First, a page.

I wondered why I did this and I think it’s probably a teensy weensy bit of self sabotage. You know, the thing where you think you might fail and so you don’t give it 100%? Just in case you DO fail and then you can say “oh, I didn’t really try hard on that thing, so it was always going to be crap”. That thing. It’s the perfectionist in me, partly, but also the bit in me that worries I might not be good enough at the thing. I’ve got lots on, and all of the things require a high level of expertise, skill or whatever. I just get the yips. 

Anyway. So I procrastinate, feeling miserable. Then I get the lovely letters from my collaborators and referees and whatever and feel more miserable because I haven’t done the work I’d promised them. Sigh. You see the cycle here. It’s like I’m determined to feel shite. And then I have to do a gig. Now, I don’t have to do the gig. I could stand back and say nah, I’m done performing. But part of me is flattered that I’ve been asked, another part of me thinks I need to perform as it legitimises my musician persona for my students and the last part of me loves the premise of the gig. 

So naturally I don’t do much prep for the gig either. In my old performing days I rarely bothered to remember the words (bad bad me) and I didn’t give much emotional energy either. This gig demanded emotional energy AND memory work. As a teacher I demand and expect my students to memorise songs. I demand and expect and emotional singing energy. Yet I don’t apply the same demands to my own performances. 

So I spend most of Monday through Wednesday morning with minor anxiety about memorising the words. Note: I don’t bother to do the work for this. I just worry about it. Sleep poorly both nights, finally get up Wednesday morning to print out the words in a vain hope that by doing this I’ll somehow feel better about my lack of preparation. I feel better. Go to gig. Along with one of my colleagues we both have a minor panic about said new song which has about 3 words in it. Practice it badly. Then, in the middle of Wednesday afternoon, we finally get onto stage and voila, my anxiety completely melts away. Jeez. I forget I’m a professional sometimes. I’m GOOD at this stuff. Being on stage is an easy thing for me.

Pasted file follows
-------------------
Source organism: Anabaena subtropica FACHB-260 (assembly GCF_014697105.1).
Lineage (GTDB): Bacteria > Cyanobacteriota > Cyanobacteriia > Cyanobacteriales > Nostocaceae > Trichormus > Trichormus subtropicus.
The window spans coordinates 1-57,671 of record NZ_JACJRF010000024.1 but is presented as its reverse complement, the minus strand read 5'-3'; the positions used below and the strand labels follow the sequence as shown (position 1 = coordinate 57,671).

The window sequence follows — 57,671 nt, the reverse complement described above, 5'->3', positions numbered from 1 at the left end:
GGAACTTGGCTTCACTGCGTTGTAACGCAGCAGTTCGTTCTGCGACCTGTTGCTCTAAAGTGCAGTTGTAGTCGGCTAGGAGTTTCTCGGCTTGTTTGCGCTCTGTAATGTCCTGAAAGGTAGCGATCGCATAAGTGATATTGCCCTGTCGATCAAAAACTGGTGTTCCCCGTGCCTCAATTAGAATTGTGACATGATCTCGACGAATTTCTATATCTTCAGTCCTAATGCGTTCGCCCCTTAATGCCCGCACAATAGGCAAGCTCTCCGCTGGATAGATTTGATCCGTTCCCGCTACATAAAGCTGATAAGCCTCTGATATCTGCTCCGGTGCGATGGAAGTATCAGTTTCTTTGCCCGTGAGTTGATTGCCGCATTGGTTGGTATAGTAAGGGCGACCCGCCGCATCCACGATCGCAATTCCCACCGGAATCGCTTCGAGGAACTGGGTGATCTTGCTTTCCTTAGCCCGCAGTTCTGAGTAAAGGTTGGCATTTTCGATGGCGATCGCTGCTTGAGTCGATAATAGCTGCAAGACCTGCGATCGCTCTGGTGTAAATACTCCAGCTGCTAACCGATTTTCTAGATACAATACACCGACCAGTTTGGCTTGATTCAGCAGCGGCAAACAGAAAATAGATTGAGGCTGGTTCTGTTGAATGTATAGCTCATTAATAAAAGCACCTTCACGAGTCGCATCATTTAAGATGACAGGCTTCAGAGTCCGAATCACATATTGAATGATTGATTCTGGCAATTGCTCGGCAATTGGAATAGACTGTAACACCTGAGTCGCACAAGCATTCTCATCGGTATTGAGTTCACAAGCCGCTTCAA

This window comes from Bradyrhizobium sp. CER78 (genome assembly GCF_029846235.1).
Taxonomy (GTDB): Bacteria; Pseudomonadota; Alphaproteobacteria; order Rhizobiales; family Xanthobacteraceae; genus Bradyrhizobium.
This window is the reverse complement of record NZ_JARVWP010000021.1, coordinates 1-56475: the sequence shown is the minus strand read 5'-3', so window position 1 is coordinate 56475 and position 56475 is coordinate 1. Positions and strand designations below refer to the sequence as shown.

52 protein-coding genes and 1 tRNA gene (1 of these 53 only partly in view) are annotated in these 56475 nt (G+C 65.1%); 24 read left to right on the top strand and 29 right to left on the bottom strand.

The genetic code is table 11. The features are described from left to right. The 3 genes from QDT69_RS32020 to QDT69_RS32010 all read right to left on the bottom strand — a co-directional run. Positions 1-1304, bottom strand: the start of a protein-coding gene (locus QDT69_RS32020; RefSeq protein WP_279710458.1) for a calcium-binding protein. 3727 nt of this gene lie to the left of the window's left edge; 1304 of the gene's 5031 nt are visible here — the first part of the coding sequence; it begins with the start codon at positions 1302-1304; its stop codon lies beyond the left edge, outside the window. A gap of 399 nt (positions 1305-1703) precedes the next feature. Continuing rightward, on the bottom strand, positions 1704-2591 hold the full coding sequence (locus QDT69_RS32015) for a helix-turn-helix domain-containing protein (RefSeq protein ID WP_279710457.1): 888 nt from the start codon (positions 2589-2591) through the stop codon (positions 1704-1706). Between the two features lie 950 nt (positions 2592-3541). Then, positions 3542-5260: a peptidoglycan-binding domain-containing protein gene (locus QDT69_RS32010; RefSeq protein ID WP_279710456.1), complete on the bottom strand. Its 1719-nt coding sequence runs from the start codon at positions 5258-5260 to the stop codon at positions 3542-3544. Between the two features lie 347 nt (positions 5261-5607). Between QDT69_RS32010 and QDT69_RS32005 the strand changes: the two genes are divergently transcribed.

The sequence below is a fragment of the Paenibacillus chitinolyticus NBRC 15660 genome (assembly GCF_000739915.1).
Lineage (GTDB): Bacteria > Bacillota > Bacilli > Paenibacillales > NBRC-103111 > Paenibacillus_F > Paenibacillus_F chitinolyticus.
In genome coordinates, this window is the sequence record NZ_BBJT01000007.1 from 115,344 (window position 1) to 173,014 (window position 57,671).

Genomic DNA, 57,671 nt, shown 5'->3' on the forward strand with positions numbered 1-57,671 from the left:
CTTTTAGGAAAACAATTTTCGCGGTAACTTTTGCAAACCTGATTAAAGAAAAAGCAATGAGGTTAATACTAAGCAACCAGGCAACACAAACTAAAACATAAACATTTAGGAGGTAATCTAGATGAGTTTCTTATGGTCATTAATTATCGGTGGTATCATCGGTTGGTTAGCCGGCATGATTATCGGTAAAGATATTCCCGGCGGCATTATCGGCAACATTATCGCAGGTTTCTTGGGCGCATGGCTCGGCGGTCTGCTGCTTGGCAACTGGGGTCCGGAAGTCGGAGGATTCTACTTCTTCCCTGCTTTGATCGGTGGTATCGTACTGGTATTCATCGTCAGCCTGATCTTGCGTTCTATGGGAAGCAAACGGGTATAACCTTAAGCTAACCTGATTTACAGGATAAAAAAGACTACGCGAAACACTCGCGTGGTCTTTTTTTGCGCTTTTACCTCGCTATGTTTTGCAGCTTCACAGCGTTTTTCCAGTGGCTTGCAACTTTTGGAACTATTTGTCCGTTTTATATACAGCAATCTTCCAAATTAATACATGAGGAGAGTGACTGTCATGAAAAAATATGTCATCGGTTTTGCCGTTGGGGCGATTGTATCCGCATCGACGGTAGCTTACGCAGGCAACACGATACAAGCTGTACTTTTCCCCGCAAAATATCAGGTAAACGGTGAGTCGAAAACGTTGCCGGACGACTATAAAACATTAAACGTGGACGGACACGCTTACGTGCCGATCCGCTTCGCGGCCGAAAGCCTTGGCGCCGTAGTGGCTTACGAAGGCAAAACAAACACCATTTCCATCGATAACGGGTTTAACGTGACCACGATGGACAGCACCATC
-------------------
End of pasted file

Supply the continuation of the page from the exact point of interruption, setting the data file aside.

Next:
The gig went off without a hitch. The new song with the 3 words was incredible, my singing partner and I totally emotionally invested in the beautiful song “Say Something”. Our audience laughed, danced, and cried. Lots of crying. And I remembered why I do this stuff. 

And I realised why Monday was a crap wasteful day. Sometimes anxiety is nothing more than a feeling of malaise. Out of focus and vague, no concrete thoughts or anything, just a feeling of … waiting. Watchfulness. The amygdala hijack of fight or flight. My adrenaline was up due to the gig so I was in readiness mode, which stops me from being able to work or think in a deep and meaningful way. So now it’s over, the gig is done. Time to forgive myself and move on. I have a Post Doc to write. 

Noony noony noo…

No news is good news, right?

Typewriter-ClearNoony noony noony noo.

I’m the Sesame St typewriter this month. That’s how I’m feeling right now. I’m about to finish organising my book proposal and Post Doc applications but otherwise life is just noodling along, pretty calm and relaxed. My referees are coming along nicely, my book proposal is nearly done, my Post Doc is pretty shite right now and I need to get my referee love sorted BEFORE  June, but mostly I’m feeling cool.

I’ve recently seen more pro-am theatre than I ever want to see again, but I don’t mind. As my mum says, “I’m notching up those karma points for my old age”. And most of it has had some very good points. At least at no time was I really bored. That’s important.